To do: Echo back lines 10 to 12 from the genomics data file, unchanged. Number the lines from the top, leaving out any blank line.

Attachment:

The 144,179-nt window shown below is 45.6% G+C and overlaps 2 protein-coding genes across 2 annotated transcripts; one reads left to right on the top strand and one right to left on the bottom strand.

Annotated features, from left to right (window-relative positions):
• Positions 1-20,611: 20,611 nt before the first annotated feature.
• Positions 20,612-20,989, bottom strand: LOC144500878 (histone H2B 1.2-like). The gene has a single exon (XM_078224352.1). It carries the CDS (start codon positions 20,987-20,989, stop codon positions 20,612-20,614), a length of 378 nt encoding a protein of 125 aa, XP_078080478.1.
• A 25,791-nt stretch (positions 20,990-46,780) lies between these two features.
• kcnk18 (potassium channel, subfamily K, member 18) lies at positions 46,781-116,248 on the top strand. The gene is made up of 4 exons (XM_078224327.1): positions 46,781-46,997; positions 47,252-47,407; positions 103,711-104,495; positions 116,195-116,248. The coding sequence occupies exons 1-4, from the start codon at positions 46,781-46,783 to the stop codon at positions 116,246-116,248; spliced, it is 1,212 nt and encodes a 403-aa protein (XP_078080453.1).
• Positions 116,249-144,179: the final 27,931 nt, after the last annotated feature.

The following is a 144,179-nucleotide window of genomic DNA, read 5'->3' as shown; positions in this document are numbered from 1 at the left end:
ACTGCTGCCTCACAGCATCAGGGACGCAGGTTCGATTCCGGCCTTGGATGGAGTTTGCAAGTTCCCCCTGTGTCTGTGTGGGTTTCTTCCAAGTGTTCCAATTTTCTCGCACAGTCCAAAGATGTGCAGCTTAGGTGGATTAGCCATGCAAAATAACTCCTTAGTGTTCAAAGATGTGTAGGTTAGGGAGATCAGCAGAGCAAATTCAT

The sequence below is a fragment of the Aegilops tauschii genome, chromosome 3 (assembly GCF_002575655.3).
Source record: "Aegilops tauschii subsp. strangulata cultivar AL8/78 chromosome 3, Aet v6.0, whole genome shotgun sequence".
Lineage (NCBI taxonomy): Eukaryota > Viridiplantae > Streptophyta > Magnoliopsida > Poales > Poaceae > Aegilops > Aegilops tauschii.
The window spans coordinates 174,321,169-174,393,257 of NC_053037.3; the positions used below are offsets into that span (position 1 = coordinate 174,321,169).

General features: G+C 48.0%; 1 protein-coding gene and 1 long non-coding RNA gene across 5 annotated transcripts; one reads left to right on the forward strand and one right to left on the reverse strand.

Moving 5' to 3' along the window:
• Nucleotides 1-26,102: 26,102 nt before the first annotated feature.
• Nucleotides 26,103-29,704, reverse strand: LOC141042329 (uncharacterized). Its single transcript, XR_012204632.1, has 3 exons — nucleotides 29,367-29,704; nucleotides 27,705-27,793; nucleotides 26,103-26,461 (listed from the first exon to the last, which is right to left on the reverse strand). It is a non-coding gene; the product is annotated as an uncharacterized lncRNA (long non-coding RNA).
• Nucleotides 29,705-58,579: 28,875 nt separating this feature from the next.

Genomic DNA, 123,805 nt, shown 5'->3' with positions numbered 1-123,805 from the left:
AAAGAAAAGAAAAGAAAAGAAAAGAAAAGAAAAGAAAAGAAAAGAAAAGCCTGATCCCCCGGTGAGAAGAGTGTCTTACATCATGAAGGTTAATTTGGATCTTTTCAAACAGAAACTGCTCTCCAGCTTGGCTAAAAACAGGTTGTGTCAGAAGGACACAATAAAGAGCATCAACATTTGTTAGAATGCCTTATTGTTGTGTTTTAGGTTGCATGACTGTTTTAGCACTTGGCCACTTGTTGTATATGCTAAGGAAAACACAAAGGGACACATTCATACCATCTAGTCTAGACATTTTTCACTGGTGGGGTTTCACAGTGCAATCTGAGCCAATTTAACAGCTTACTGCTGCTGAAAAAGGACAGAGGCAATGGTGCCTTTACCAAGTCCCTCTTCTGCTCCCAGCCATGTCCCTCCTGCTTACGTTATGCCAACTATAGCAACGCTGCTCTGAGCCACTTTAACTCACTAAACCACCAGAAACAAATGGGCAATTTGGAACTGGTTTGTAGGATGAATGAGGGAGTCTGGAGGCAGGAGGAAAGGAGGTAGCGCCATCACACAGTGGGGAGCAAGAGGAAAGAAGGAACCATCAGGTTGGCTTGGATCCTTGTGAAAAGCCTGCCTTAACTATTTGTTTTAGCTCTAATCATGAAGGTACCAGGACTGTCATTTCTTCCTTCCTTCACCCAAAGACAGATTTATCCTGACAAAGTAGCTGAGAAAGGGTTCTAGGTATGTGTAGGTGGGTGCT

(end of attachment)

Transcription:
The sequence below is a fragment of the Aegilops tauschii genome, chromosome 3 (assembly GCF_002575655.3).
Source record: "Aegilops tauschii subsp. strangulata cultivar AL8/78 chromosome 3, Aet v6.0, whole genome shotgun sequence".
Lineage (NCBI taxonomy): Eukaryota > Viridiplantae > Streptophyta > Magnoliopsida > Poales > Poaceae > Aegilops > Aegilops tauschii.